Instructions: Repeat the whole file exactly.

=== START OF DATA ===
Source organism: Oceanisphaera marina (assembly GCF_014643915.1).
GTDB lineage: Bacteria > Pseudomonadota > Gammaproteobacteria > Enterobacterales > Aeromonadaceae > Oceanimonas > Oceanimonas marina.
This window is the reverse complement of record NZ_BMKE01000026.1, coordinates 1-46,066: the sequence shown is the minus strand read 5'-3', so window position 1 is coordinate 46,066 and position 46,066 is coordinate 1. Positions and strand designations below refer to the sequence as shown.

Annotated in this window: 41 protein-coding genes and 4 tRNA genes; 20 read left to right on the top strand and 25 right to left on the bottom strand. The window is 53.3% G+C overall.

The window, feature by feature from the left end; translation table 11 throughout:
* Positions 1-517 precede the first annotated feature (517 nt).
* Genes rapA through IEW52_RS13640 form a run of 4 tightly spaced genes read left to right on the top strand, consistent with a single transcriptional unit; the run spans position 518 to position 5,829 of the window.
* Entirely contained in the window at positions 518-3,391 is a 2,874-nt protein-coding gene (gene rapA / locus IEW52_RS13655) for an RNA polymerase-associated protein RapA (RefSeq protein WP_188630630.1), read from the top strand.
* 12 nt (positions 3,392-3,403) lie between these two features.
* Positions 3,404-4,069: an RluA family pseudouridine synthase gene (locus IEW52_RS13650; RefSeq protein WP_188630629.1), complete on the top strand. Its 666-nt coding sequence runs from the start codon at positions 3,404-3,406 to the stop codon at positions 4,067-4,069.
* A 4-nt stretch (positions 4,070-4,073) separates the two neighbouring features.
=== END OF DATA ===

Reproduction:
Source organism: Oceanisphaera marina (assembly GCF_014643915.1).
GTDB lineage: Bacteria > Pseudomonadota > Gammaproteobacteria > Enterobacterales > Aeromonadaceae > Oceanimonas > Oceanimonas marina.
This window is the reverse complement of record NZ_BMKE01000026.1, coordinates 1-46,066: the sequence shown is the minus strand read 5'-3', so window position 1 is coordinate 46,066 and position 46,066 is coordinate 1. Positions and strand designations below refer to the sequence as shown.

Annotated in this window: 41 protein-coding genes and 4 tRNA genes; 20 read left to right on the top strand and 25 right to left on the bottom strand. The window is 53.3% G+C overall.

The window, feature by feature from the left end; translation table 11 throughout:
* Positions 1-517 precede the first annotated feature (517 nt).
* Genes rapA through IEW52_RS13640 form a run of 4 tightly spaced genes read left to right on the top strand, consistent with a single transcriptional unit; the run spans position 518 to position 5,829 of the window.
* Entirely contained in the window at positions 518-3,391 is a 2,874-nt protein-coding gene (gene rapA / locus IEW52_RS13655) for an RNA polymerase-associated protein RapA (RefSeq protein WP_188630630.1), read from the top strand.
* 12 nt (positions 3,392-3,403) lie between these two features.
* Positions 3,404-4,069: an RluA family pseudouridine synthase gene (locus IEW52_RS13650; RefSeq protein WP_188630629.1), complete on the top strand. Its 666-nt coding sequence runs from the start codon at positions 3,404-3,406 to the stop codon at positions 4,067-4,069.
* A 4-nt stretch (positions 4,070-4,073) separates the two neighbouring features.